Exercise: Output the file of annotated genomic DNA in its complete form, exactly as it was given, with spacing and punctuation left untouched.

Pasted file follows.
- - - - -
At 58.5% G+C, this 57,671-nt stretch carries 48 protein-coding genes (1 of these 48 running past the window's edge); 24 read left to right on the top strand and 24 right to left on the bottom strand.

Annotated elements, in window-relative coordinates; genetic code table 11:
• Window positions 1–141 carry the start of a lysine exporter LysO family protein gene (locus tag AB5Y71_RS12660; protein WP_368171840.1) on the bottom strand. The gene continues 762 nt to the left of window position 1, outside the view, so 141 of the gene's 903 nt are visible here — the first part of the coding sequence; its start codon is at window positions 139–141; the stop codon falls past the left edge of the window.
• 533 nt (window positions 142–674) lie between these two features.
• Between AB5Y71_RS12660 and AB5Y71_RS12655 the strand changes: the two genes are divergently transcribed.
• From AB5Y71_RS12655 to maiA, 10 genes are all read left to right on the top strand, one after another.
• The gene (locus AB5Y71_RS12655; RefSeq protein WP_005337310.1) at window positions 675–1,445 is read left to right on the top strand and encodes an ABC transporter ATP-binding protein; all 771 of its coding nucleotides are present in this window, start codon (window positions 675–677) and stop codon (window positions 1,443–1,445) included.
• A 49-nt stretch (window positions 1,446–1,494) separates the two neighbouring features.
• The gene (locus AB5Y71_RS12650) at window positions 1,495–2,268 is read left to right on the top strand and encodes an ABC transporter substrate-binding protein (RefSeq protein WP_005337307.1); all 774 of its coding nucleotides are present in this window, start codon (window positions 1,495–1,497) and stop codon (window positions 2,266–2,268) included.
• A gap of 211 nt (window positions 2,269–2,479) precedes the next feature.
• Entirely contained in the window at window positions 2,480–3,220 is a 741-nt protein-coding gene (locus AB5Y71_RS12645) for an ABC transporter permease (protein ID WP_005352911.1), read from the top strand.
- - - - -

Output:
At 58.5% G+C, this 57,671-nt stretch carries 48 protein-coding genes (1 of these 48 running past the window's edge); 24 read left to right on the top strand and 24 right to left on the bottom strand.

Annotated elements, in window-relative coordinates; genetic code table 11:
• Window positions 1–141 carry the start of a lysine exporter LysO family protein gene (locus tag AB5Y71_RS12660; protein WP_368171840.1) on the bottom strand. The gene continues 762 nt to the left of window position 1, outside the view, so 141 of the gene's 903 nt are visible here — the first part of the coding sequence; its start codon is at window positions 139–141; the stop codon falls past the left edge of the window.
• 533 nt (window positions 142–674) lie between these two features.
• Between AB5Y71_RS12660 and AB5Y71_RS12655 the strand changes: the two genes are divergently transcribed.
• From AB5Y71_RS12655 to maiA, 10 genes are all read left to right on the top strand, one after another.
• The gene (locus AB5Y71_RS12655; RefSeq protein WP_005337310.1) at window positions 675–1,445 is read left to right on the top strand and encodes an ABC transporter ATP-binding protein; all 771 of its coding nucleotides are present in this window, start codon (window positions 675–677) and stop codon (window positions 1,443–1,445) included.
• A 49-nt stretch (window positions 1,446–1,494) separates the two neighbouring features.
• The gene (locus AB5Y71_RS12650) at window positions 1,495–2,268 is read left to right on the top strand and encodes an ABC transporter substrate-binding protein (RefSeq protein WP_005337307.1); all 774 of its coding nucleotides are present in this window, start codon (window positions 1,495–1,497) and stop codon (window positions 2,266–2,268) included.
• A gap of 211 nt (window positions 2,269–2,479) precedes the next feature.
• Entirely contained in the window at window positions 2,480–3,220 is a 741-nt protein-coding gene (locus AB5Y71_RS12645) for an ABC transporter permease (protein ID WP_005352911.1), read from the top strand.